Group seeks new basketball courts at Bullard Park

By Tom Rivers, Editor Posted 19 February 2022 at 7:57 pm

File photo by Tom Rivers: The basketball hoop at Bullard Park is pictured in this photo from Aug. 4, 2015. A group is pushing for two new basketball courts at Bullard.

ALBION – A group of community volunteers, including former Kendall and Syracuse University great Roosevelt Bouie, are pushing for two new basketball courts at Bullard park.

Bouie said he learned the game playing as a kid at Bullard, often against tough competition from Albion, Brockport, Batavia and Medina.

Bouie also worked during the summer at Bullard as a park supervisor. It was his first job.

“I owe quite a bit to Bullard park,” Bouie said on Friday during a Zoom call with others working on the project. “It used to be the mecca of basketball.”

The current court was described as decrepit without any upgrades in at least 30 years. The surface is cracked and heaves in places. The same basketball pole and hoops “have been there forever” and the hoops are tipped, said Tim McMurray, one of the volunteers working on the new courts.

McMurray said the current court has too much heaving and is in too rough of shape to be patched up.

Bouie and the community volunteers want to have two new courts and they would be in an area close to Route 31 at a former skating rink and skateboard area, the part of a parking lot with blue paint. Their plan includes an 8-foot-high perimeter fence. There would also be “breakaway rims” that flex back up when there is a slam dunk.

The project could be about $100,000, McMurray said. The group has the Village Board’s blessing to look into grants and support from foundations.

“I think it would be great,” Mayor Eileen Banker said today.

The board has already said it would support having new courts near the front of the park by Route 31.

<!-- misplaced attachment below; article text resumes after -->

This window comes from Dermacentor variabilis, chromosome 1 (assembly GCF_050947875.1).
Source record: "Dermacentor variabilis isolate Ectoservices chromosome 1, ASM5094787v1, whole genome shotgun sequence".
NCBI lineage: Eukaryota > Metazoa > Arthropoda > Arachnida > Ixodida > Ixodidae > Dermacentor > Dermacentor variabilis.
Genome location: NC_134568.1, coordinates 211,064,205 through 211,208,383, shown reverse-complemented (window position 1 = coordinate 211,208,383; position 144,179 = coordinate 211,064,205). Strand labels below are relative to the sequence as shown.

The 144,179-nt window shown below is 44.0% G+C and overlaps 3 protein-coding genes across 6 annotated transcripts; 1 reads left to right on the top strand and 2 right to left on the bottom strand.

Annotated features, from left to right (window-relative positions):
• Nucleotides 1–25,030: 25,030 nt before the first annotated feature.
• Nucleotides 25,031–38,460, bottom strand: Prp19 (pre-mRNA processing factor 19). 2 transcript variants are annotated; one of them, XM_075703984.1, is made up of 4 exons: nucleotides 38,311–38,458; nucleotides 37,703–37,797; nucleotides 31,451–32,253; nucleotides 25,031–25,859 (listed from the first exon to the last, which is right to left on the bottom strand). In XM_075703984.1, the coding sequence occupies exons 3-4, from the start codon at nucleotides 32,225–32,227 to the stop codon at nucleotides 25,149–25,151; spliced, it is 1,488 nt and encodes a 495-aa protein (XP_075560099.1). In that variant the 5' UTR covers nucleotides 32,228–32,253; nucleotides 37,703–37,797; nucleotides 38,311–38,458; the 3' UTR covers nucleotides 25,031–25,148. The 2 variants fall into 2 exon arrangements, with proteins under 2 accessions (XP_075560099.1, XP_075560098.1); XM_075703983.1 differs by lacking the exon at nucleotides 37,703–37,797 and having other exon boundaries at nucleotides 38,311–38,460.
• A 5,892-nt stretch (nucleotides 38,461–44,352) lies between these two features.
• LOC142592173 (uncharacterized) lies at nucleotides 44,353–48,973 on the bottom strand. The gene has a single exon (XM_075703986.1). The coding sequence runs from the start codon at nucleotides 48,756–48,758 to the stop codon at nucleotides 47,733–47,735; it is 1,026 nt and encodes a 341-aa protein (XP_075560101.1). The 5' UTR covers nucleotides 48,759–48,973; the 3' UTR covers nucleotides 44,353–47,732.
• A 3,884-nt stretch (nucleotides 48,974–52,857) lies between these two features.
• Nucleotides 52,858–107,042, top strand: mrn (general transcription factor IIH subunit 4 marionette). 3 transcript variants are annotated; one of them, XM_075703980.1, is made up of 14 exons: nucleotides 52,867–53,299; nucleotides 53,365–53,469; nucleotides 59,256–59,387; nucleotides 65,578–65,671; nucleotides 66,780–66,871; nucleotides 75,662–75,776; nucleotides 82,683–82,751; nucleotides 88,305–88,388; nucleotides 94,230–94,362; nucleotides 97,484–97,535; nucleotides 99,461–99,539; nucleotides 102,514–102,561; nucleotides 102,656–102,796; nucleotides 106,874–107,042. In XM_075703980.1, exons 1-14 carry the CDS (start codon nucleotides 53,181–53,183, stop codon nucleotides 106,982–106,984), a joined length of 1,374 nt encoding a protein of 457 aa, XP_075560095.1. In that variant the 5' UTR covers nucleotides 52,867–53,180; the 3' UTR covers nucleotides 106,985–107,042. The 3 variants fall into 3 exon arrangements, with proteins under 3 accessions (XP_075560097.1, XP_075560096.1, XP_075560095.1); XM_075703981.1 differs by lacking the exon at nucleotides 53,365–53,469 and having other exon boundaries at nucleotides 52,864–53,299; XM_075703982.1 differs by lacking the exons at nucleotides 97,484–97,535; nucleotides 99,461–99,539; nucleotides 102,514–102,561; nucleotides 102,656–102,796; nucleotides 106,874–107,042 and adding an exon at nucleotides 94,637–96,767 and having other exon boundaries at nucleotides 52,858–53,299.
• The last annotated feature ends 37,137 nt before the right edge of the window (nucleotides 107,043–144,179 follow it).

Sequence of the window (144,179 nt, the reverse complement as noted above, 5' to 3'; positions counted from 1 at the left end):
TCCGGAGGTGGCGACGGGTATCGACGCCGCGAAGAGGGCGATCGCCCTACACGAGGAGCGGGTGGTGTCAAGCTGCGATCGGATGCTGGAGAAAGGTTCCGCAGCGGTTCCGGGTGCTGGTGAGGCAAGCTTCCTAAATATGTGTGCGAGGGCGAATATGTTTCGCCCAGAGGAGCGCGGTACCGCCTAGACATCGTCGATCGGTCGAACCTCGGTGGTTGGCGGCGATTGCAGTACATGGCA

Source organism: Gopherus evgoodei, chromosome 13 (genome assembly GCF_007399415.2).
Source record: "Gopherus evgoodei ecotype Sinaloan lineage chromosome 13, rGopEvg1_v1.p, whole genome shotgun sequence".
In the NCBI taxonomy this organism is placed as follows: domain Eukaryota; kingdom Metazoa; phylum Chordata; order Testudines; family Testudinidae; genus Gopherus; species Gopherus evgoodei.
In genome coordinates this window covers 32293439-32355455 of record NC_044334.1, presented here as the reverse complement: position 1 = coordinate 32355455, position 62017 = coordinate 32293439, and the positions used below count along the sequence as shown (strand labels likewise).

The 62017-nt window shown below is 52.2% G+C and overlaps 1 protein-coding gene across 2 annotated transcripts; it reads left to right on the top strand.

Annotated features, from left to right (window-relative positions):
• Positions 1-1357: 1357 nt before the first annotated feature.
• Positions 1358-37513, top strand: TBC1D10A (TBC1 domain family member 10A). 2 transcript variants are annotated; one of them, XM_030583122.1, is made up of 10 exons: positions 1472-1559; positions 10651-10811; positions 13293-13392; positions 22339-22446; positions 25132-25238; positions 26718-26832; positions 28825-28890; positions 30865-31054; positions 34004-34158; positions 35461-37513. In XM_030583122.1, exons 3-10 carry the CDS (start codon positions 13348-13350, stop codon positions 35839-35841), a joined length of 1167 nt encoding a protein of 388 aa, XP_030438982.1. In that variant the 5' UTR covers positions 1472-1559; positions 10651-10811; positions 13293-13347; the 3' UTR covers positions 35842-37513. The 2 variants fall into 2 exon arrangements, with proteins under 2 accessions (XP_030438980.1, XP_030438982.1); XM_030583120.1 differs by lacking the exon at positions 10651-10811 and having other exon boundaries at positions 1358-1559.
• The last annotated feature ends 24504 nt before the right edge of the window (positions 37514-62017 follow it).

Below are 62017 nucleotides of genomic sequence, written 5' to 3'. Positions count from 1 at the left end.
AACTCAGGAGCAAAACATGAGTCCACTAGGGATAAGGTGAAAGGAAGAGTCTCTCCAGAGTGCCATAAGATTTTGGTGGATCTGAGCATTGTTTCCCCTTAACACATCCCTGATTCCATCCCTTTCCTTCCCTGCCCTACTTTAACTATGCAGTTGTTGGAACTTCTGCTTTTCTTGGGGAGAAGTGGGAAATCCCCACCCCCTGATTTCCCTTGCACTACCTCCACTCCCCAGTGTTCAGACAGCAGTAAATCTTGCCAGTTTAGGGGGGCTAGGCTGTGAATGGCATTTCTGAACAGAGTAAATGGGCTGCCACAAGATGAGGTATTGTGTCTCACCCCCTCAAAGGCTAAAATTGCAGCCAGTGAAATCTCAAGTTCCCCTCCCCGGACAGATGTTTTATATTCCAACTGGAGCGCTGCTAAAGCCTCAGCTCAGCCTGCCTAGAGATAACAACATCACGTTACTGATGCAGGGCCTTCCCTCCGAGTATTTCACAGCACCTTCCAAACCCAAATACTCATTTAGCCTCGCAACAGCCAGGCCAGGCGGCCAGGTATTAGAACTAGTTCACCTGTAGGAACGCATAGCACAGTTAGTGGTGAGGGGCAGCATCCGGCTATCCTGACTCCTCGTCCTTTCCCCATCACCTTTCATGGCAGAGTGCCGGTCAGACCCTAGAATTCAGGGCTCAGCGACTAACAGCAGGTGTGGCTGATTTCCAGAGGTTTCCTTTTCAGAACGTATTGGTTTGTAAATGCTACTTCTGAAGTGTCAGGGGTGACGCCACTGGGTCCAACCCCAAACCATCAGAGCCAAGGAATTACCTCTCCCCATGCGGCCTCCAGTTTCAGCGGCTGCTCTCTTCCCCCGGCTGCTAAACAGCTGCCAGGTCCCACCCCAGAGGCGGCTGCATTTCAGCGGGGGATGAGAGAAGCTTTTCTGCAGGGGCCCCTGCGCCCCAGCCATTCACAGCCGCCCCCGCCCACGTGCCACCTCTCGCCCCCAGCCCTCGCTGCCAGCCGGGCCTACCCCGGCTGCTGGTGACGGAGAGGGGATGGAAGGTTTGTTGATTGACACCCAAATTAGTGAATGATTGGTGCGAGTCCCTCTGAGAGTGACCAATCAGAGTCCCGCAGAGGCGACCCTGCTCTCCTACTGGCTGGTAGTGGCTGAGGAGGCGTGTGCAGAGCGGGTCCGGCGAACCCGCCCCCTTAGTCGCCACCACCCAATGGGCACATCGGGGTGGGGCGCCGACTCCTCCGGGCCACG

The village and the community group have Orleans County United Way grantwriter Matt Holland looking into funding options for the project.

The local group also is planning fundraisers. One includes having Bouie, who is nearly 7 feet tall, shoot hoops with people during the Albion Strawberry Festival in June.

File photo: Roosevelt Bouie attended a charity basketball in Kendall in March 2015 when Holley and Kendall teachers played each other.

Bouie said he could see Bullard again becoming a big basketball venue, especially for 3-on-3 tournaments and those events could raise funding for ongoing maintenance of the courts.

Bullard has recently received about $800,000 in upgrades with a splash park, playground equipment, amphitheater, and utility building with bathrooms.

The basketball court hasn’t been touched in more than a generation. That space could be used for parking, especially for events at the amphitheater, the committee said.

The group stressed that the Albion community lacks outdoor courts. There aren’t any at the school campus.

The community group wants to have an engineer assess the old rink and skate park to see if that surface can be salvaged for a basketball court or if it needs to be torn out and a new surface put down.

Susan Oschmann, one of Bouie’s Kendall classmates, recently moved to Albion and is pushing the new courts. She noticed the lack of courts in Albion especially when the parks were closed for several months in 2020 in the earlier days of the Covid-19 pandemic.

“All I hear is complaints about the youth,” Oschmann said. “But as adults and taxpayers it is our responsibility to put in the effort to give them something to do.”

She wants to see more recreational opportunities for children and residents in Albion. She is surprised there are so few outdoor courts in the community.

Others besides McMurray, Bouie and Oschmann in the effort so far include Steve Mowers, CRFS president; John Grillo, recreation director; and Holland, the grant writer.

Bouie is in the Syracuse University Hall of Fame and his number 50 has been retired by the Orange. He led the team to a record of 100-18 from 1977 to 1980. Bouie was a first-team All-BIG EAST Conference selection in 1979-80. He was picked in the second round of the 1980 NBA Draft by the Dallas Mavericks. Bouie instead chose to play professionally in Europe for 13 seasons.

He has moved back to Kendall. The school retired his jersey in June 2012, the first one picked by Kendall with the recognition.

Bouie was a force for Kendall in the mid-1970s when the school won five straight sectional titles. Kendall had a record of 65-1 during his sophomore, junior and senior years, including 55 straight wins during one stretch.

Bouie said he traces his basketball origins to playing at Bullard.

“That’s where it all started for me,” he said.